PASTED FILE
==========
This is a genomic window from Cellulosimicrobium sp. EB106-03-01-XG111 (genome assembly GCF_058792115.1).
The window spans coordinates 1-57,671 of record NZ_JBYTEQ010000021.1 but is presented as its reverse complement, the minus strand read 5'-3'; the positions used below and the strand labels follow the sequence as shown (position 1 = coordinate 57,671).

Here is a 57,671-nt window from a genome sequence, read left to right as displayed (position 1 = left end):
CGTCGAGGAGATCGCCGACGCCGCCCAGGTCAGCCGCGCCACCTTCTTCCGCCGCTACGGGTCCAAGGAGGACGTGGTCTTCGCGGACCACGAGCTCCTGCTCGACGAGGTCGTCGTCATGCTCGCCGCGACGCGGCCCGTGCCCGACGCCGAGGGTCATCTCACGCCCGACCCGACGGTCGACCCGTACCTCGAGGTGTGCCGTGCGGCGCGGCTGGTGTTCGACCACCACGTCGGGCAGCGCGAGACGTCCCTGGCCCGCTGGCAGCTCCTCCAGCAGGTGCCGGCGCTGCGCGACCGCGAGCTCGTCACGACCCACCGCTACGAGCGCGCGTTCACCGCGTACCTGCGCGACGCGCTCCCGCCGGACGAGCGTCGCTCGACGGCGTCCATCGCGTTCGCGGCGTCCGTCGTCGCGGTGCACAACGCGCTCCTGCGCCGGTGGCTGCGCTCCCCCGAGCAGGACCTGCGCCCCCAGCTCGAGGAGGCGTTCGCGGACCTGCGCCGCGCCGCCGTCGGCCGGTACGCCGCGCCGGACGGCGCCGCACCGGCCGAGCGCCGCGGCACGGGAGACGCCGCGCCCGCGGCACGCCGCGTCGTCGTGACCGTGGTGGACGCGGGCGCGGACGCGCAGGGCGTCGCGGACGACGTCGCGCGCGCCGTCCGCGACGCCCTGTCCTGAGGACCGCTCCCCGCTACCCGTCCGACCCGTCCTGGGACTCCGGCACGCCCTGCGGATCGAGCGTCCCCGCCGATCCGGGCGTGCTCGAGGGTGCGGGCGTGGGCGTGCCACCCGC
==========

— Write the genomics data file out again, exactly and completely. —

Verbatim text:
This is a genomic window from Cellulosimicrobium sp. EB106-03-01-XG111 (genome assembly GCF_058792115.1).
The window spans coordinates 1-57,671 of record NZ_JBYTEQ010000021.1 but is presented as its reverse complement, the minus strand read 5'-3'; the positions used below and the strand labels follow the sequence as shown (position 1 = coordinate 57,671).

Here is a 57,671-nt window from a genome sequence, read left to right as displayed (position 1 = left end):
CGTCGAGGAGATCGCCGACGCCGCCCAGGTCAGCCGCGCCACCTTCTTCCGCCGCTACGGGTCCAAGGAGGACGTGGTCTTCGCGGACCACGAGCTCCTGCTCGACGAGGTCGTCGTCATGCTCGCCGCGACGCGGCCCGTGCCCGACGCCGAGGGTCATCTCACGCCCGACCCGACGGTCGACCCGTACCTCGAGGTGTGCCGTGCGGCGCGGCTGGTGTTCGACCACCACGTCGGGCAGCGCGAGACGTCCCTGGCCCGCTGGCAGCTCCTCCAGCAGGTGCCGGCGCTGCGCGACCGCGAGCTCGTCACGACCCACCGCTACGAGCGCGCGTTCACCGCGTACCTGCGCGACGCGCTCCCGCCGGACGAGCGTCGCTCGACGGCGTCCATCGCGTTCGCGGCGTCCGTCGTCGCGGTGCACAACGCGCTCCTGCGCCGGTGGCTGCGCTCCCCCGAGCAGGACCTGCGCCCCCAGCTCGAGGAGGCGTTCGCGGACCTGCGCCGCGCCGCCGTCGGCCGGTACGCCGCGCCGGACGGCGCCGCACCGGCCGAGCGCCGCGGCACGGGAGACGCCGCGCCCGCGGCACGCCGCGTCGTCGTGACCGTGGTGGACGCGGGCGCGGACGCGCAGGGCGTCGCGGACGACGTCGCGCGCGCCGTCCGCGACGCCCTGTCCTGAGGACCGCTCCCCGCTACCCGTCCGACCCGTCCTGGGACTCCGGCACGCCCTGCGGATCGAGCGTCCCCGCCGATCCGGGCGTGCTCGAGGGTGCGGGCGTGGGCGTGCCACCCGC